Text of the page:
Adverbs are words used to describe verbs. (Like the way adjectives describe nouns.)
Often, they have an "ly" at the end (like, lovely). But every once in a while you may find one that doesn't end that way - like the word, everywhere.
Adverbs tell the reader how and to what extent.
For example, how someone (the noun) ran.
Example: The man ran quickly.
"Quickly" is the adverb. It tells how the man ran.
In the example below, the verbs are underlined and shaded. The adverbs are shaded only.
"Abruptly" tells how the researcher stopped.
Since the example was a complex sentence, a second adverb was used.
The word "often" describes to what extent the participants complained.
Adverbs help give the reader a visual picture of the action.
If a writer says, "She ran in the park."
You visualize your idea of running in the park.
If I read this--as an avid runner, I might think "she" ran as if she were training for a half-marathon... like she ran for two hours in the park at a slow and steady pace.
You, however, might visualize that she ran with her dog. Or, while playing soccer in the park.
By using adverbs (and other modifiers, i.e. words), you give the reader your visual picture. What you see.
The whole point of writing is to communicate your message--clearly. You want the reader to see your visual picture. Not make up their own.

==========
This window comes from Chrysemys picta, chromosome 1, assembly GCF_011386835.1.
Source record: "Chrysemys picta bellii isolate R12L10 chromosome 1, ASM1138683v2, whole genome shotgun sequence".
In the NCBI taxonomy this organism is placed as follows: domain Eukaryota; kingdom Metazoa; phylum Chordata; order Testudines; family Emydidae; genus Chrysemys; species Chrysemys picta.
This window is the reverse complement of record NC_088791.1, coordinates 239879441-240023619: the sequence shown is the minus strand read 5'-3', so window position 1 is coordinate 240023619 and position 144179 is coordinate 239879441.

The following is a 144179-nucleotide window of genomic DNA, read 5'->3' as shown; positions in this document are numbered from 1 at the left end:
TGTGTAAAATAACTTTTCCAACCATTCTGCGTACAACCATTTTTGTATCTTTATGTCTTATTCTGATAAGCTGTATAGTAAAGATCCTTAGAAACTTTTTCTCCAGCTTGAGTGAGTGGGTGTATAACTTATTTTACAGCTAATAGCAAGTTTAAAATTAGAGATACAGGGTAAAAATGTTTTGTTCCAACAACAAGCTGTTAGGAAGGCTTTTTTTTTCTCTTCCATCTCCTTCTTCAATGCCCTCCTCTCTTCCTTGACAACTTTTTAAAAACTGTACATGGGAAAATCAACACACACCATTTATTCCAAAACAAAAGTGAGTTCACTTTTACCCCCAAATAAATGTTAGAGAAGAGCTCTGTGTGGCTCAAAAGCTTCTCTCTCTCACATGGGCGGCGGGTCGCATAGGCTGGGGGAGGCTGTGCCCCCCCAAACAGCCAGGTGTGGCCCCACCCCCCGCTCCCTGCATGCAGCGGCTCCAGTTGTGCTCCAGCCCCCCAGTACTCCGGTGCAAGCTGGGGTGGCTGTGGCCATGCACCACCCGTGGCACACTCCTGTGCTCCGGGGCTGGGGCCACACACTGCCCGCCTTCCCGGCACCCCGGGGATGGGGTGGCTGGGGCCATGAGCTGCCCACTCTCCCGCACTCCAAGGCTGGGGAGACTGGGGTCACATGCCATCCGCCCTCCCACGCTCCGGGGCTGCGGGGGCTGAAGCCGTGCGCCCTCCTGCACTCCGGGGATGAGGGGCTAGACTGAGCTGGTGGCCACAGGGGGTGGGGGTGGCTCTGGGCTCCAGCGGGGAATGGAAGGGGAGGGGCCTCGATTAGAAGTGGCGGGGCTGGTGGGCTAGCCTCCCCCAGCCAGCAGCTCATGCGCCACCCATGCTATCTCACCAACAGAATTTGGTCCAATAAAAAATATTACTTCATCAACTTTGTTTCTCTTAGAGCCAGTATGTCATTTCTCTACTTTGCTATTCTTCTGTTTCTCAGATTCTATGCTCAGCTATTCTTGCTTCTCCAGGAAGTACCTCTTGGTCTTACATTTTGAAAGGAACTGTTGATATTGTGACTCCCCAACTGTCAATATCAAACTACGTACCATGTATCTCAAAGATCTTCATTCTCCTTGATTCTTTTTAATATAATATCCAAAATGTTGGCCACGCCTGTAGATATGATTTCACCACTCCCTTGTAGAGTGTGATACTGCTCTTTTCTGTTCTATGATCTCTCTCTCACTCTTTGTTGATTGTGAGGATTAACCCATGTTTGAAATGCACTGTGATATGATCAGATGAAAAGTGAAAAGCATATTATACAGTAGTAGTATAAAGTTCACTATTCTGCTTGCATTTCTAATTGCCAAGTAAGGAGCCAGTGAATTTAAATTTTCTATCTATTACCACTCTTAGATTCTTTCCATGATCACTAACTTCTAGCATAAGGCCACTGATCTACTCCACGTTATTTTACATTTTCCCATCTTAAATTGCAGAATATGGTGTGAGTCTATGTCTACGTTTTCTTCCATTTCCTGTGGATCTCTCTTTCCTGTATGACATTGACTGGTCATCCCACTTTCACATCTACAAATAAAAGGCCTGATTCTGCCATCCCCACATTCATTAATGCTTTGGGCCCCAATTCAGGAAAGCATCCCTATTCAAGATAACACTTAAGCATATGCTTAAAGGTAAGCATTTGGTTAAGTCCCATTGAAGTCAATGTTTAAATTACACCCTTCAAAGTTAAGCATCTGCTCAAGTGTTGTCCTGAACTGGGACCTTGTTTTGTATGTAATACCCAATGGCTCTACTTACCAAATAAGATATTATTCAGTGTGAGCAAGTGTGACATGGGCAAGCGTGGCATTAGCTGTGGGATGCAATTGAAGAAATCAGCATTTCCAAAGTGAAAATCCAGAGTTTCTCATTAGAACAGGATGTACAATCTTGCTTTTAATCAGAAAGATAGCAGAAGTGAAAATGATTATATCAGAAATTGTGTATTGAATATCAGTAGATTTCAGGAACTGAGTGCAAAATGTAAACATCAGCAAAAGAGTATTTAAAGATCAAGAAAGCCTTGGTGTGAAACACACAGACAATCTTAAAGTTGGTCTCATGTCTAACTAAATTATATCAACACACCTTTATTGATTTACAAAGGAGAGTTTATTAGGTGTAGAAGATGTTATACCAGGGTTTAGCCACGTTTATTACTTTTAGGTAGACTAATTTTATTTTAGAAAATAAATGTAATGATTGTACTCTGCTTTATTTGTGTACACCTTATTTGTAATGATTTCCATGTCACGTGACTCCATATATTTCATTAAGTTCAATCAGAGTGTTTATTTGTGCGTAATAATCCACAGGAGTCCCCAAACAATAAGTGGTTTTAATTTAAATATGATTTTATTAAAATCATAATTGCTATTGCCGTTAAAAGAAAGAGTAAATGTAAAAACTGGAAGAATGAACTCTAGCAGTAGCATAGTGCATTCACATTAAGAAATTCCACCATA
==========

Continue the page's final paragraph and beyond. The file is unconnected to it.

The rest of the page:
Now this is tricky.
Over the years, some of my students became excellent adverb "over-users."
What do I mean by "over-users?"
Well... when an assignment calls for 500 or 1,000 words, students (of all ages) tend to use adverbs more to increase the word count of their papers.
But they don't add meaning or depth to what the person says. In other words, it's fluff. Garbage. Redundant. Unnecessary.
(If you were wondering, this method almost never increases the assignment grade.)
Okay, below is an example of adverb fluff. The words add no meaning to the sentence.
There are 19 words in these 3 sentences, which include 3 adverbs. But all the sentences say is that Ted swam hard. It doesn't show you how Ted swam hard.
As the reader, you can only visualize Ted swimming as you believe he did. Not how the writer saw Ted swimming.
See what I mean below.
(Again, the verbs are underlined and shaded. The adverbs are shaded only.)
As the reader, the above example gives you only a few details--but really nothing specific.
You may have visualized Ted as a spaghetti noodle, thin kid flailing his arms as fast as he could to beat out the other swimmers.
(May be his "flailing arms" distracted the other swimmers so much they stopped to watch him. It's possible! What did you picture in your head when you read the sentences? I'm sure it was completely different than what I did.)
Below is another version of the "Ted swimming" sentences.
However, it's different. The below sentence uses words to show the reader a muscular Ted who probably spent months in the weight room bulking up for his victory.
Use them only when you need them.
Use them when no other word will work.
Use them sparingly . . . and only to show readers a picture. (Help them visualize what it is you see.)
And, never use them to bulk up your word count. Your English teacher is quite familiar with this trick!
If you'd like a specific list of adverbs, there's a good one here.